• Confidentiality, no names used in any reporting

  • Evaluating the program, not the staff or the students themselves, trying to make this the best program it can be, and as teachers they are in a unique position to observe the effects on students.


Conversation Starter

  1. Based on your personal observations and experiences on the Farm this week and in previous visits, what do you think are the most significant ways that students change from their experiences here? Why?



Personal Growth


  1. We are investigating how a visit to the farm impacts the students’ personal and social skills. I’ll go through a list of these items and ask if you have seen changes in these areas in your students. Please give specific examples or anecdotes that come to mind.




    • Self-Esteem (feeling good about themselves)

    • Self-Confidence (feeling capable of doing things)

    • Leadership

    • Cooperative Teamwork

    • Conflict Resolution



Healthy Choices


  1. We’d like to find out if spending the week at Spring Brook Farm affected your students’ relationship with food. Specifically, we are looking for changes in knowledge, attitude, or behavior about food and eating?

    • Do you think the students gained new knowledge or awareness about food while here?

    • Do you think their attitudes toward food changed?

    • Finally, do you think that the knowledge and attitudes led or could lead to any changes in their behavior?


  1. In a similar way to the previous question, we’d like to find out if spending the week at Spring Brook Farm affects students’ knowledge, attitude, or behavior about exercise and physical activity?




    • Do you think the students gained new knowledge or awareness about exercise and physical activity?

    • Do you think their attitudes toward physical activity changed?

    • Finally, do you think that the knowledge and attitudes led or could lead to any changes in their behavior?



  1. Other than food and exercise, do you think that your students learned about other healthy choices while here at the farm?



Farming/Work


  1. How do you see students’ knowledge of and attitudes about farm animals changing?




  1. More generally speaking, do you see students’ knowledge of and attitudes about farming changing?




  1. I have already heard a lot of stories about how students’ attitudes about hard work change. Do you see that, and why do you think they change?


Environment


  1. The final area I’d like to ask about is changes to students’ knowledge of and attitudes about the environment. What do you think are the main things students learn about the environment while they are here? Do you think their attitudes change?



Classmate/Teacher Relations


  1. Do you think that how your students get along and interact with each other has changed at all from being here together?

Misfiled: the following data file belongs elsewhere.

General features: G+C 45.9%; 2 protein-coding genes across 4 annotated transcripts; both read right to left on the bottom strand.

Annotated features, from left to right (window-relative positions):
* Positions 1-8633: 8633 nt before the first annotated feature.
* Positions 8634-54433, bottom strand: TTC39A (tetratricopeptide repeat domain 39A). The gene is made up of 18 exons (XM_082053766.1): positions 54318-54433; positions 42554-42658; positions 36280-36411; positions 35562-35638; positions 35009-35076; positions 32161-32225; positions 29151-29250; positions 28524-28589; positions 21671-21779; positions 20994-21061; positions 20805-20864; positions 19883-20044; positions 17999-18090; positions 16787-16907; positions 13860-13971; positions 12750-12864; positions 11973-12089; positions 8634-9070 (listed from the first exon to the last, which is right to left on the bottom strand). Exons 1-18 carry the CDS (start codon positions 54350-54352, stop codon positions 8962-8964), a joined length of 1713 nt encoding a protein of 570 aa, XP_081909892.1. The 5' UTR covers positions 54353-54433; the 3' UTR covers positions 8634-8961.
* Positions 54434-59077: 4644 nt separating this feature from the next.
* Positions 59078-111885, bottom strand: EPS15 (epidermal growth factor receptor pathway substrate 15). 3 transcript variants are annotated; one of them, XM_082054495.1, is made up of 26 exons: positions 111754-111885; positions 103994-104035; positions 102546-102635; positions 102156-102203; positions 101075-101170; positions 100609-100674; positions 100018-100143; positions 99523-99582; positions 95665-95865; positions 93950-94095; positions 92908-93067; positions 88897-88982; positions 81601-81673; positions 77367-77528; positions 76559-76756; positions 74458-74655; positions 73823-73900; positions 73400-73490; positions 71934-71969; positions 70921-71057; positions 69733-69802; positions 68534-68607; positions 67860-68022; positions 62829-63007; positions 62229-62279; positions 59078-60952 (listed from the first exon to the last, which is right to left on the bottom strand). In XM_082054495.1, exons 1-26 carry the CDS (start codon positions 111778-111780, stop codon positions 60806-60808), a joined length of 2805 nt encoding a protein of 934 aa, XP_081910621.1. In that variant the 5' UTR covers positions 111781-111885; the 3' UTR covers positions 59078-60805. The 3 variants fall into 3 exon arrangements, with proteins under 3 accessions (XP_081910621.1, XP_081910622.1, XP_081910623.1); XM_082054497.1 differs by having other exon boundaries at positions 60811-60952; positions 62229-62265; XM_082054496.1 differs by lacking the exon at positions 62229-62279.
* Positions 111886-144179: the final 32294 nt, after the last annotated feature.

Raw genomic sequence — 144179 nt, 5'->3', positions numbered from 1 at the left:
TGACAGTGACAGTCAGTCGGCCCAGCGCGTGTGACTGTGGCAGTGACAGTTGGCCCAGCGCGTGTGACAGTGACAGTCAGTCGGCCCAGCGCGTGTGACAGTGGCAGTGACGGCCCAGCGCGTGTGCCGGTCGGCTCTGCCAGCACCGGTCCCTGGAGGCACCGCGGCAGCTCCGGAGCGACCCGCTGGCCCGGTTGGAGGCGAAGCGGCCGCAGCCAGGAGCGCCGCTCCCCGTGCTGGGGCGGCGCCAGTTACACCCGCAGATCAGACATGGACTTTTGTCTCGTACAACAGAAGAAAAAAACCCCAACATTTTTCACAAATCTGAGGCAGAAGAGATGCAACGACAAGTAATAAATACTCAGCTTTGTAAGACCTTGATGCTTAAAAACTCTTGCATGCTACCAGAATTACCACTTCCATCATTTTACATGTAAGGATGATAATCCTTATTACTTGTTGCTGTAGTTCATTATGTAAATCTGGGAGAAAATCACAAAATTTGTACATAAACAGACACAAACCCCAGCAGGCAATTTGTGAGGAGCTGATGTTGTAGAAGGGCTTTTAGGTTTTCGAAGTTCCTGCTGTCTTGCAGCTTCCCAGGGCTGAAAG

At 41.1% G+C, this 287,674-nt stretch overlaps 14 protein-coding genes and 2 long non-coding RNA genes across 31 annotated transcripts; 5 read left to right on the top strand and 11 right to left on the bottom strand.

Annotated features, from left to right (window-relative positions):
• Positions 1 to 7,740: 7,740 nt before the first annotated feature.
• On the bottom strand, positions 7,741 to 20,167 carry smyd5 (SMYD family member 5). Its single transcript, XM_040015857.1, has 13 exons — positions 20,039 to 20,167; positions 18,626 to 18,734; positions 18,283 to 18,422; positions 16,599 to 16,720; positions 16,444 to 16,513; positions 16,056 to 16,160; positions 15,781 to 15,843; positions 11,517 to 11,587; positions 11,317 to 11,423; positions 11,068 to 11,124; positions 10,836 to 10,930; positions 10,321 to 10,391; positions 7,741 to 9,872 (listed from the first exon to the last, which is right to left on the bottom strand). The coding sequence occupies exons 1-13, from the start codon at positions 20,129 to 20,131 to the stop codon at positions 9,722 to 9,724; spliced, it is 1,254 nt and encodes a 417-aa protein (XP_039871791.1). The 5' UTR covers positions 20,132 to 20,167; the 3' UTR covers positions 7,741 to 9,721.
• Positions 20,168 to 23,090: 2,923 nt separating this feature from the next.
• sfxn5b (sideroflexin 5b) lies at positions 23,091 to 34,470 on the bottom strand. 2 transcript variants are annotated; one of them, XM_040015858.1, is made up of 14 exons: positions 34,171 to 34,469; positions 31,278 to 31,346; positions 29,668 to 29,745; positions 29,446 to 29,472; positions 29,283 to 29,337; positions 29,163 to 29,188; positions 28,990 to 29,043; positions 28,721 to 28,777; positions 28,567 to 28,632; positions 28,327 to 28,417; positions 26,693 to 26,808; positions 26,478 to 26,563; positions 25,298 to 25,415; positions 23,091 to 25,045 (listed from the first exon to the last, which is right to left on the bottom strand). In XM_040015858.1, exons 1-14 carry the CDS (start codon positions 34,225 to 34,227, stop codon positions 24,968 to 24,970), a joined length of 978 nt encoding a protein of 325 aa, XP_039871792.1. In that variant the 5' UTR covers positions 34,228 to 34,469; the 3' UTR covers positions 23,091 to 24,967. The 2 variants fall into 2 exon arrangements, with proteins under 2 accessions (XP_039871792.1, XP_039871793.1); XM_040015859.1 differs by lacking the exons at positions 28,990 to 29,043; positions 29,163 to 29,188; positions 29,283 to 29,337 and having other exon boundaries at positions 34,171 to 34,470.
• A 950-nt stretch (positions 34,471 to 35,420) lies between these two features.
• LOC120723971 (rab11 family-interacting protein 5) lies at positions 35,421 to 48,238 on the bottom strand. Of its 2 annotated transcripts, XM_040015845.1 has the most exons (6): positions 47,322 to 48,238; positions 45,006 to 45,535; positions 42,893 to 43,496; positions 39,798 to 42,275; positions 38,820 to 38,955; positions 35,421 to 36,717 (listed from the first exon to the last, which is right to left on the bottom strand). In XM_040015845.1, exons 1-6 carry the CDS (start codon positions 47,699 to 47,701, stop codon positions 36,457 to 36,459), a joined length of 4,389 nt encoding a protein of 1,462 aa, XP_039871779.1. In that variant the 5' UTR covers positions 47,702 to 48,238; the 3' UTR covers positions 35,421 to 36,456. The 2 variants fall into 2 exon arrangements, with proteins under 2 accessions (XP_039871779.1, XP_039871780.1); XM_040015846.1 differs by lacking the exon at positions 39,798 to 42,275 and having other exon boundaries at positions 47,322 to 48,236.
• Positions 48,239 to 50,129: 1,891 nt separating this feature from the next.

1. Do you think that how your students interact with you has changed at all from being here together?

Teacher Survey







Student Survey




Teacher Cover Letter



Passive consent form




1 A logic model is “map” of a program’s theory of change. It articulates the program’s hypothesis, and demonstrates which inputs and activities are used to achieve a series of outcomes. It helps a program identify key areas of strength and weakness, and can help to isolate the most suitable areas for focusing evaluation activities.

2 A logic model is “map” of a program’s theory of change. It articulates the program’s hypothesis, and demonstrates which inputs and activities are used to achieve a series of outcomes. It helps a program identify key areas of strength and weakness, and can help to isolate the most suitable areas for focusing evaluation activities.

3 This report is only intended to comment on findings from surveys conducted with teachers and students, and does not make claims about those findings in connection to the literature on school climate and pro-social behaviors (such as academic achievement, dropout rate, school crime, etc.) There is ample literature, however, that demonstrates connections between these broader conditions and behaviors and the survey findings. It may be warranted to structure future research and evaluation efforts around better understanding the significance of farm outcomes with respect to these important items.


4 It should be noted when offering and implementing follow-up activities that not all the students in any given classroom are able to go to the farm. It would be important to find ways to include those students in meaningful ways in any farm-related activities back in the classroom.

5 As a starting point, the “Program Support Research” document produced for the Farms for City Kids capital campaign references a number of similar articles.